Umbrella damages often come up in cases where an alleged conspiracy could increase the price level across a market. In such situations, it is said that non-conspirators are able to increase their prices without fear of losing market shares because they are protected by the conspiracy’s price “umbrella.” Courts usually cite two main rationales for concluding that plaintiffs lack antitrust standing to recover damages for alleged anticompetitive prices paid to non-conspirators selling under a conspiracy’s umbrella. First is the high degree of uncertainty with attributing the non-conspirators’ prices to the conduct of the alleged conspirators. See Mid-West Paper Prods. Co. v. Cont’l Group, 596 F. 2d 573 (3rd Cir. 1979). Second is the amount of speculation inherent in tracing the distribution chain and apportioning the amount of overcharge to the alleged conspirators to avoid multiple liability. See Illinois Brick Co. v. Ill., 431 U.S. 720 (1977).

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The FTC Is Looking You Up and Down(stream): Insights From the Acting Director of the Bureau of Competition on Antitrust Enforcement for Vertical Mergers

Since Assistant Attorney General Delrahim’s inaugural remarks on vertical mergers (covered here), the business press has been atwitter about the antitrust enforcement agencies’ views of those mergers. Bruce Hoffman, the acting director of the Federal Trade Commission Bureau of Competition, recently delivered a speech explaining that the FTC will continue to review vertical mergers as part of its enforcement efforts, and providing insight into the FTC’s current analysis of proposed vertical mergers.[1]

As background, Hoffman described that the FTC applies the same broad analysis to vertical mergers that it does to horizontal mergers: it defines the relevant markets, tests theories of harm, and examines the efficiencies created by the merger. But vertical mergers pose analytical challenges that horizontal mergers do not. Horizontal mergers combine competitors, which necessarily reduces competition by removing substitute goods from the market. Although a horizontal merger may create efficiencies or other pro-competitive effects, they are not a natural consequence.

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New Antitrust Division Chief Prioritizes Regulation of Standard Setting Organizations

As we discussed in our May 2017 article, the current head of the DOJ’s Antitrust Division, Makan Delrahim, brings considerable intellectual property experience to the division. Delrahim started his legal career at the Office of the U.S. Trade Representative as deputy director for intellectual property rights. He later served on the Intellectual Property Task Force while serving a stint at the DOJ in the early 2000s. Then-acting Antitrust Division Chief R. Hewitt Pate referred to Delrahim as a “patent lawyer.” Therefore, it is not surprising that, in a Nov. 10 maiden speech at the University of California’s Transactional Law and Business Conference, Delrahim chose to discuss antitrust violations in IP licensing, specifically urging federal and state antitrust enforcement agencies to prioritize review of standard setting organizations (SSOs). Continue Reading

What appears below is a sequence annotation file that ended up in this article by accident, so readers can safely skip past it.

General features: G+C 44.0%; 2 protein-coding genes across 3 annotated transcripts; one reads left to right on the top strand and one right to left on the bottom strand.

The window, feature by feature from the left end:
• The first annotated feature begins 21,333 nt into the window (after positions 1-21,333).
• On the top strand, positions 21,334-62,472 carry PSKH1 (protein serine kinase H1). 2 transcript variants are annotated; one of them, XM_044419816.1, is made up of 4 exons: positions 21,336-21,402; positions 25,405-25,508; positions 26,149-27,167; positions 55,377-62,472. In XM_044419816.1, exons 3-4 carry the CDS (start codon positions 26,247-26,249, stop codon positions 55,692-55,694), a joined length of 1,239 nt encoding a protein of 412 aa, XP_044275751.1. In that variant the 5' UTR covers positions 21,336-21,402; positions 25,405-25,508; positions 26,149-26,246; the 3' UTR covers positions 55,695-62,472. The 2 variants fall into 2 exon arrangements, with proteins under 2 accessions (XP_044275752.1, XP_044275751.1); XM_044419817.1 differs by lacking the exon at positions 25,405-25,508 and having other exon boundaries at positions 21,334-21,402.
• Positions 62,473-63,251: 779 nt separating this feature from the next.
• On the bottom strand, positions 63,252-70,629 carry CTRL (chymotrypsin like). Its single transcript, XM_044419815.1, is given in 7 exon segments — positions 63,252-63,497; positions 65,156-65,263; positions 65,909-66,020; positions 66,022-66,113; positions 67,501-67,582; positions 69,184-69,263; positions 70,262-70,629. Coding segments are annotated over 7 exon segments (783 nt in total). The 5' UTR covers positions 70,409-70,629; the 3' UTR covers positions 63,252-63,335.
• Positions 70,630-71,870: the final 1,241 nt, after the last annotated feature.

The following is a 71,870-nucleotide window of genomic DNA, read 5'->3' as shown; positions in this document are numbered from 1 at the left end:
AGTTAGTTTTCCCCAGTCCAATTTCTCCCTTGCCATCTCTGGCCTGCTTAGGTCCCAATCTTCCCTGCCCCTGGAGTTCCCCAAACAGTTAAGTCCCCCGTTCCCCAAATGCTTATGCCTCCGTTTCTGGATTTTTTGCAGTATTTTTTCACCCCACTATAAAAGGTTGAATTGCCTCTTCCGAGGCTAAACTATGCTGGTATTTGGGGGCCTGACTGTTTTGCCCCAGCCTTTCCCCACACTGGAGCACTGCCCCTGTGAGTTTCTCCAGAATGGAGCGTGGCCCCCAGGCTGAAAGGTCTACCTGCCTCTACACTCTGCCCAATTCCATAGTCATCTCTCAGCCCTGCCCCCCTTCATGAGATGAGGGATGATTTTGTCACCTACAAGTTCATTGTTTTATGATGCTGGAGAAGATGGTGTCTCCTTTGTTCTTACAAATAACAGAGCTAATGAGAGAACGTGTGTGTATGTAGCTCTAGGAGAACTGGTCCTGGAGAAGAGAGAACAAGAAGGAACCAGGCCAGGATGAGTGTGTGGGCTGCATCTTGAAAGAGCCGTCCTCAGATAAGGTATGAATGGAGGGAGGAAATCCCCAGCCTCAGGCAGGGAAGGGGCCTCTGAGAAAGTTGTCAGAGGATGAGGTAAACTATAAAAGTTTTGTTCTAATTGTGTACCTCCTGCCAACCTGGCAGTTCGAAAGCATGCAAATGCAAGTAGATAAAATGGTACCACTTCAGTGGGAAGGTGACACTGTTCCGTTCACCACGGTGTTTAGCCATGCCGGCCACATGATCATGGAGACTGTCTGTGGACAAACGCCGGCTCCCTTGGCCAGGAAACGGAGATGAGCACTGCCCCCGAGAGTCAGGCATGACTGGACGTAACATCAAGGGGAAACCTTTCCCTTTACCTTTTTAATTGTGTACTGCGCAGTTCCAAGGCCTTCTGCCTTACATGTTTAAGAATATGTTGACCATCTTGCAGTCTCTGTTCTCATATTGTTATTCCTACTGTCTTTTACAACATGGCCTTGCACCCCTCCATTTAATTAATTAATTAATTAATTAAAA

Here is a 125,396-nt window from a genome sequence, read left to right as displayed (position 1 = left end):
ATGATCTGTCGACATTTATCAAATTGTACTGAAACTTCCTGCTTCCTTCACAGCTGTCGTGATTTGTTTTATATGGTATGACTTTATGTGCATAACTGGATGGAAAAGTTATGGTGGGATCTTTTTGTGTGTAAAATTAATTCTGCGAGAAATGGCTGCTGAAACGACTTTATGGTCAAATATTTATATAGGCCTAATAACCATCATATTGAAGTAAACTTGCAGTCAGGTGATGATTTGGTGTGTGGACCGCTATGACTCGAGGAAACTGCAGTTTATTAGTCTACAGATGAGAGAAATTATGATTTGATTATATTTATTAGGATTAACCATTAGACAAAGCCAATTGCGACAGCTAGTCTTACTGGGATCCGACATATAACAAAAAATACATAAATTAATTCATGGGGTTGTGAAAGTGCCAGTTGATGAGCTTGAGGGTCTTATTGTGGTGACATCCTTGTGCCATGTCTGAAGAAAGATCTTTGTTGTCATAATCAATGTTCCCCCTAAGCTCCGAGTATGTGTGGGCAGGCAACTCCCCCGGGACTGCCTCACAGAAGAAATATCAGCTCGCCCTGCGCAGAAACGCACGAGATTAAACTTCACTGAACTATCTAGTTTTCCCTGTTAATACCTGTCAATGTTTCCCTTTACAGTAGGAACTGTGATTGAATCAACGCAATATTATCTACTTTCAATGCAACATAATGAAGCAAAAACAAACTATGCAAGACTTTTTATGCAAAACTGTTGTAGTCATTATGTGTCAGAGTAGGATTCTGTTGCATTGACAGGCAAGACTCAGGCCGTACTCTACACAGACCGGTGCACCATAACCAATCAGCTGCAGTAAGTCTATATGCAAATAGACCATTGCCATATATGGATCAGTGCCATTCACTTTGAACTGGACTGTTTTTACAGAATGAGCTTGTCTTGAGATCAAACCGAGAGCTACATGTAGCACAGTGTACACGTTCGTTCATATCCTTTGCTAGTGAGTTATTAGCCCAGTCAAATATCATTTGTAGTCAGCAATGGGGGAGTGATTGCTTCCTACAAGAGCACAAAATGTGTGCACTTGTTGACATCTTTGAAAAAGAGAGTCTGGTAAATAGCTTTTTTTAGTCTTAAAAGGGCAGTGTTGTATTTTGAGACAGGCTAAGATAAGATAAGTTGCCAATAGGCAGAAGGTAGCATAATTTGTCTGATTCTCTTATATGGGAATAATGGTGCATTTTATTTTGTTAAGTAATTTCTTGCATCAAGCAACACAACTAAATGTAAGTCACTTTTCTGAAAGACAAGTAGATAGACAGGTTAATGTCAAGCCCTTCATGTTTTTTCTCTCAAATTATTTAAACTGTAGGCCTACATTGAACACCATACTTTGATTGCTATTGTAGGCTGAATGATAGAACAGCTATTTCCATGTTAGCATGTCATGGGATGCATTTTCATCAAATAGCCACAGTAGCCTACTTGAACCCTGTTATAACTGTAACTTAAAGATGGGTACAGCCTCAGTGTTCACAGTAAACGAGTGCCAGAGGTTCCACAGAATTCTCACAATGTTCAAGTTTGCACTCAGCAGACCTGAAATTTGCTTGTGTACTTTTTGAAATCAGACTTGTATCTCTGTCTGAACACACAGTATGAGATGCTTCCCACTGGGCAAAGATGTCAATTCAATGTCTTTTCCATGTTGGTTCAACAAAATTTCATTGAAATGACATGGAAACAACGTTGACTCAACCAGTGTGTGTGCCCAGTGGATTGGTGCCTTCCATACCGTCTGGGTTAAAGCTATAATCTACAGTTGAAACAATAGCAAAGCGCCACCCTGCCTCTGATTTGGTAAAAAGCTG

The Trump DOJ’s View on Merger Enforcement and Remedies Explained

President Trump’s head of the Department of Justice’s Antitrust Division, Makan Delrahim, recently explained that the division will cut back on behavioral commitments such as consent orders regulating conduct and will instead rely more on structural changes such as divestitures to remedy merger concerns. This could signal significant changes in how the DOJ resolves concerns with proposed mergers going forward.

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Supreme Court to Decide First Antitrust Case in Two Years

On Oct. 16, the U.S. Supreme Court granted certiorari in United States v. American Express, the court’s first antitrust case of the 2017 term and the first antitrust case they have reviewed since 2015. The American Express case presents complex questions about the legality of anti-steering provisions in agreements between credit card companies and the merchants that agree to accept their cards. It also presents the Supreme Court with an opportunity to provide real guidance for the first time on the application of the rule of reason, which is used to assess the anticompetitive effects of a “contract, combination … or conspiracy in restraint of trade” under the Sherman Act. This case will also be the first antitrust case which antitrust expert Justice Neil Gorsuch will join.

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Antitrust Partner Dan Foix Presents at AAI Conference

Danyll Foix, an antitrust partner in BakerHostetler’s Washington, DC office, will be a speaker at the 11th Annual Private Enforcement Conference of the American Antitrust Institute on November 7, 2017.

Foix will join a panel discussion of “Agriculture Antitrust Class Actions,” which will review recent private enforcement actions in agricultural industries, consider challenges specific to such cases, and discuss relevant structural remedies beyond monetary relief.

Following the panel discussion, Senator Amy Klobuchar (D-MN), Ranking Member, Senate Judiciary Subcommittee on Antitrust, Competition Policy and Consumer Rights, is scheduled to deliver a keynote address.

Additional information, including registration information, is available at AAI’s website.